Antonio Meucci and the first public demonstration of instrument to transmit sound. He is considered by many to be the true inventor of the telephone.

To aver that the current interest in Antonio Meucci (1803-1889) is astounding is not mere hyperbole when one realizes that even the United States Congress felt obliged in 2002 to acknowledge him as instrumental in inventing the telephone. Meucci, who was born in Florence in 1803, exhibited an interest in mechanics as a youngster. In 1835 he emigrated to Cuba where he worked as theater machinist and where his experiments with electrical therapy led him to conceive the idea of transmitting speech electrically.

Meucci came to the United States in 1851, bought a home in Staten Island, New York and operated a candle factory where Giuseppe Garibaldi was briefly employed. A poor businessman, Meucci's trade failed leaving him chronically strapped financially. He also was seriously injured in an explosion but nevertheless persisted in his experiments to transmit voice over wire. Failure to come up with the required funds to prepare the necessary documents frustrated his efforts to patent the telephone in 1871. He did, however, take out a legal caveat -a one year notice of impending patent --in 1871, eventually assigning his telephone invention to the Globe Telephone Co., one of several such companies formed for that purpose. In the interim Alexander Graham Bell was undertaking his own experiments and was successful in obtaining a patent in 1886. Meucci objected to Bell's claim and the Globe Co. sought relief in the courts -a long process that was dismissed in 1892, two years after Meucci died. Over the years, controversy, much of it centering on legalistic and scientific matters, has attended the claim that Meucci was the first to invent the telephone. Yet his work has elicited the interest of some of the most prominent writers of the Italian American experience including Giovanni Schiavo as well as ethnic organizations.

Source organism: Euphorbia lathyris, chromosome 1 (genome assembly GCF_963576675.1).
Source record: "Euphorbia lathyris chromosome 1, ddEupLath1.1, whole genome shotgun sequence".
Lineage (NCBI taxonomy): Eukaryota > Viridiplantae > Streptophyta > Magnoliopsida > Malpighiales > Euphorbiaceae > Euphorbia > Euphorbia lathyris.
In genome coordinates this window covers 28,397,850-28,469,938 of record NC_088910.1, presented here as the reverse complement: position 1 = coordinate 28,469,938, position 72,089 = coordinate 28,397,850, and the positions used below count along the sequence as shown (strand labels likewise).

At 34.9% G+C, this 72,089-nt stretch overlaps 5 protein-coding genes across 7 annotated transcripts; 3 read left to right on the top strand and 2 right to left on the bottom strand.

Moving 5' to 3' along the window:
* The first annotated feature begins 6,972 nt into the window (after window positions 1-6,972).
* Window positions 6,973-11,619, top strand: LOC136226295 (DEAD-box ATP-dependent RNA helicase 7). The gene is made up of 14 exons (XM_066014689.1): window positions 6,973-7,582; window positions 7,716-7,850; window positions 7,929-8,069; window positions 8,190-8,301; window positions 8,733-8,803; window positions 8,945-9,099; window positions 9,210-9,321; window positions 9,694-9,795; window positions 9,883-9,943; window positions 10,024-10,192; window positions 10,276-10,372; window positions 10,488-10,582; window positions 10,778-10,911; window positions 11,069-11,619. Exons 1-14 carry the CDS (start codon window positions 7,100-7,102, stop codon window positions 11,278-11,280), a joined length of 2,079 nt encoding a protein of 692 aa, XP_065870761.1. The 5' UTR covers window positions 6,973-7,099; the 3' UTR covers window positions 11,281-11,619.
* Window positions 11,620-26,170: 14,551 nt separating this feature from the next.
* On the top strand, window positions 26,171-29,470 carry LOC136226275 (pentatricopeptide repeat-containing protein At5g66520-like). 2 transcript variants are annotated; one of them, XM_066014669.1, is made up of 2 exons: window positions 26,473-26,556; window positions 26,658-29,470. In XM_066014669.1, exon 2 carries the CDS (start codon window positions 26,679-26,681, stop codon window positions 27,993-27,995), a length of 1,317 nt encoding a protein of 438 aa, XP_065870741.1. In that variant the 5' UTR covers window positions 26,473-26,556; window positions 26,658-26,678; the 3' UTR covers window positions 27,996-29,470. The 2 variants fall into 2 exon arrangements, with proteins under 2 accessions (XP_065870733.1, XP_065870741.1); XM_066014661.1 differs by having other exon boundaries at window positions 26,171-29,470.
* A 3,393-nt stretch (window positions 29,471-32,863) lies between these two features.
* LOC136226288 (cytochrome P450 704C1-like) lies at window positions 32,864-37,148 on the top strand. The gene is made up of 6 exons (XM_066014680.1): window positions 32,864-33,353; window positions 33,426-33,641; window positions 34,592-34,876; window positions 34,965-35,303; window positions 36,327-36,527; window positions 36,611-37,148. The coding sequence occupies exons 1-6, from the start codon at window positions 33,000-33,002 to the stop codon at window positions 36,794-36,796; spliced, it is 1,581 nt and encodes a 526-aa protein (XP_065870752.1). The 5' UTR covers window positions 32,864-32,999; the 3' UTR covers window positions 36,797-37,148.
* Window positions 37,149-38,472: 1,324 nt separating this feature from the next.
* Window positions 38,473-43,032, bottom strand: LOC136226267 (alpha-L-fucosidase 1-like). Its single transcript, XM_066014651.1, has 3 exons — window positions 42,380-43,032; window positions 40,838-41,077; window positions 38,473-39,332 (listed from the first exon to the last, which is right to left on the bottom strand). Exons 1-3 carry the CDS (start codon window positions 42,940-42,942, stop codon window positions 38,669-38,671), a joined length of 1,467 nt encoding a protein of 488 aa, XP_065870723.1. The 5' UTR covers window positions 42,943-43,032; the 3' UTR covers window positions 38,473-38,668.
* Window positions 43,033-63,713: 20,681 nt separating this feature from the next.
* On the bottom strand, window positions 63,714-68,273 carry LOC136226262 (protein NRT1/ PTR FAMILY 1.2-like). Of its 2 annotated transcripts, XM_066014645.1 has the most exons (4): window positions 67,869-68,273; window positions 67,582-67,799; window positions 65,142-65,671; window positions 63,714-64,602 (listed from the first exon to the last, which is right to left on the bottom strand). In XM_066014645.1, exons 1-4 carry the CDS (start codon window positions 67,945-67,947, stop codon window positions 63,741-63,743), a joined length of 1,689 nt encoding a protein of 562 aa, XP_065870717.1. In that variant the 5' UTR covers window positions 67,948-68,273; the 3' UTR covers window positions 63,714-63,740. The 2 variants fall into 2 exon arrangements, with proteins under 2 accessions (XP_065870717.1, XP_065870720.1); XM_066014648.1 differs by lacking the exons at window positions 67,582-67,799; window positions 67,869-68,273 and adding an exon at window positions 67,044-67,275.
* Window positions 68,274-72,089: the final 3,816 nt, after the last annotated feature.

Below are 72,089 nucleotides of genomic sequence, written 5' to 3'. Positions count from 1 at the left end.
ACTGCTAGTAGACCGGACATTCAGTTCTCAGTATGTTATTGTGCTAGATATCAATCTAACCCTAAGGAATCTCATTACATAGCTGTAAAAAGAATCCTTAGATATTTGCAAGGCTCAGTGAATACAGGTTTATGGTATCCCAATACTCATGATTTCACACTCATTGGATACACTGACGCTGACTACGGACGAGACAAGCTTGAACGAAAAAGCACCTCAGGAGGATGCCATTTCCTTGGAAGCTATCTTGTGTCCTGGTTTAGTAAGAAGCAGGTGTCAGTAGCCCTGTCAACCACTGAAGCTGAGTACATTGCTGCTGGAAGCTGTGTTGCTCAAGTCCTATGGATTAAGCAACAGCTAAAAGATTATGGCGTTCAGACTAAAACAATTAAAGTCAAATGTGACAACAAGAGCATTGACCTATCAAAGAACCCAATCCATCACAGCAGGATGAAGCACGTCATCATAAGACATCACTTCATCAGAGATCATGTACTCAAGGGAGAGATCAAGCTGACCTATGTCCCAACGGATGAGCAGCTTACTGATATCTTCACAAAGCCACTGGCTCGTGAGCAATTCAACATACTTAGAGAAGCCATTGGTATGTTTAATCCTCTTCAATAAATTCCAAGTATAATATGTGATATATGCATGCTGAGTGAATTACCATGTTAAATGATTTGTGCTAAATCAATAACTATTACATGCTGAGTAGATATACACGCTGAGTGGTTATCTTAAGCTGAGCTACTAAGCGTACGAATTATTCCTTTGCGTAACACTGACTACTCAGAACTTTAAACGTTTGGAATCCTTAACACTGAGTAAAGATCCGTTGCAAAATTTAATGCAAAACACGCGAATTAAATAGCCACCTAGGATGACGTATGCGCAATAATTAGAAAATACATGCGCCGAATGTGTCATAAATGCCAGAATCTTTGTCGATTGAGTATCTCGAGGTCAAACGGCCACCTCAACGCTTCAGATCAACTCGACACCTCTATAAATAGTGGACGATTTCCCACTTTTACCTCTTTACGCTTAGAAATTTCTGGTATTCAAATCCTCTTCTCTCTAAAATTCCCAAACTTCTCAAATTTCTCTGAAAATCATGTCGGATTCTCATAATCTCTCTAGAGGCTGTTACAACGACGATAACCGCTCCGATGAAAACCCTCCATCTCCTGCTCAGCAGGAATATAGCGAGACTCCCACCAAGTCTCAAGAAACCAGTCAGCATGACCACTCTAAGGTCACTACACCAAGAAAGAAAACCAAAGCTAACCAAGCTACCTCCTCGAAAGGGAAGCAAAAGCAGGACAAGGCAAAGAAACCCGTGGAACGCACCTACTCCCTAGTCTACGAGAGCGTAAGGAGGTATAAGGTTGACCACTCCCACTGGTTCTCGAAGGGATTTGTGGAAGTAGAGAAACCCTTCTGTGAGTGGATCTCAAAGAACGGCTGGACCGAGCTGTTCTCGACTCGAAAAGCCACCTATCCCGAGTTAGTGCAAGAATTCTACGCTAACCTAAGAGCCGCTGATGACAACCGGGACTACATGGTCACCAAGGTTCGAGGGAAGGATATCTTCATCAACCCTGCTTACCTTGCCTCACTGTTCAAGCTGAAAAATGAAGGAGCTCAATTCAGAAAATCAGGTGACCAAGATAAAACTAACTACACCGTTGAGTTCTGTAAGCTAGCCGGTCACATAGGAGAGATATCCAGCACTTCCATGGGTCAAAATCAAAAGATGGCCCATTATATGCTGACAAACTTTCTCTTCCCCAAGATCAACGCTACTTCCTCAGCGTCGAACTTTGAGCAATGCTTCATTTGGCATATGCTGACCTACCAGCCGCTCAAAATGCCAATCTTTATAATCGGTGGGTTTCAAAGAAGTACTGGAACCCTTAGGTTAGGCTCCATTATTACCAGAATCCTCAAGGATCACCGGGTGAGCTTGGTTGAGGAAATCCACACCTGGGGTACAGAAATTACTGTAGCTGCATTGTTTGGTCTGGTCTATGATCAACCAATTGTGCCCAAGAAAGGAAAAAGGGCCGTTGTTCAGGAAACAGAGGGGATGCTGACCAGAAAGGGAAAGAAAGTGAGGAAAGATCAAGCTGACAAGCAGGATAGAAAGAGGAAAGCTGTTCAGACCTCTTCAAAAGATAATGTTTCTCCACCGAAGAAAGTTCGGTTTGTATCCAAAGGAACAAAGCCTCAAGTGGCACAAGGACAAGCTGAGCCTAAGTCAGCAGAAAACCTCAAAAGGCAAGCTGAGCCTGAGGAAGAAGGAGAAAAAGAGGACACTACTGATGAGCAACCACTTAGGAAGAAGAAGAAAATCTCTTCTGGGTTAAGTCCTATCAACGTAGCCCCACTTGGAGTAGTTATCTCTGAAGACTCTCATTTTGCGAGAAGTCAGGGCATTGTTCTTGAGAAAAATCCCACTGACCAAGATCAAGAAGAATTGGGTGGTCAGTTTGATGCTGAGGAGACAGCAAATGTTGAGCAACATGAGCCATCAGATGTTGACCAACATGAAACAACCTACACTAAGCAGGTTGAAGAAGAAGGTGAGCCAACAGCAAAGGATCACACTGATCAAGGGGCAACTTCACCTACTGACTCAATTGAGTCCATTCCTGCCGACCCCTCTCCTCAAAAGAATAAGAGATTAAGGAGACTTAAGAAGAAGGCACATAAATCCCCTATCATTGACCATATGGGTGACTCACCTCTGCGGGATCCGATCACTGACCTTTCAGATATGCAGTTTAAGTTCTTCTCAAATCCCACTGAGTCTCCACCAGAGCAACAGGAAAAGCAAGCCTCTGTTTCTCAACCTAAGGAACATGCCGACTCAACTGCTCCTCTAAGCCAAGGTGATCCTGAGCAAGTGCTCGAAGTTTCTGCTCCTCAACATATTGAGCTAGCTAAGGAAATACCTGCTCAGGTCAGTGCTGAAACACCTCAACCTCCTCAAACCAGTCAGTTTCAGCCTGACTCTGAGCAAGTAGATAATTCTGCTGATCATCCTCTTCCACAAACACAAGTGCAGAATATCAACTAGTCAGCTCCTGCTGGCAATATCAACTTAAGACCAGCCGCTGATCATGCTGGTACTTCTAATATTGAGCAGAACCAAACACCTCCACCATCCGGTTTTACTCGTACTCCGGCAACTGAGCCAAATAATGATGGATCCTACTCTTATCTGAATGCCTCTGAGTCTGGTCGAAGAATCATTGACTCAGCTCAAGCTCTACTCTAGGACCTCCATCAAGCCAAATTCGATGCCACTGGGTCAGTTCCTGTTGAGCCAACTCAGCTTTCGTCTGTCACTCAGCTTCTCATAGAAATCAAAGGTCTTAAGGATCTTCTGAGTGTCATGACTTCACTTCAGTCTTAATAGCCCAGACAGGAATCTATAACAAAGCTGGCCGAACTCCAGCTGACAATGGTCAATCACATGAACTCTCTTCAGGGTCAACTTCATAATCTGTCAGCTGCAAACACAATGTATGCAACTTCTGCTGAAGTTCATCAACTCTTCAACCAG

In 2002, Congress passed a Sense of Congress Resolution that declared that in 1857 Meucci completed plans for an invention he called a teletrofono that would carry the human voice great distances. The resolution further states that unable to pay the patent fees and in poor health, Meucci was forced to abandon the project, which Alexander Graham Bell was given credit for nearly 20 years later in 1876. This constitutes the first official government recognition of Meucci's contributions. The home that Meucci lived in on Staten Island is now a free museum that holds Meucci memorabilia.

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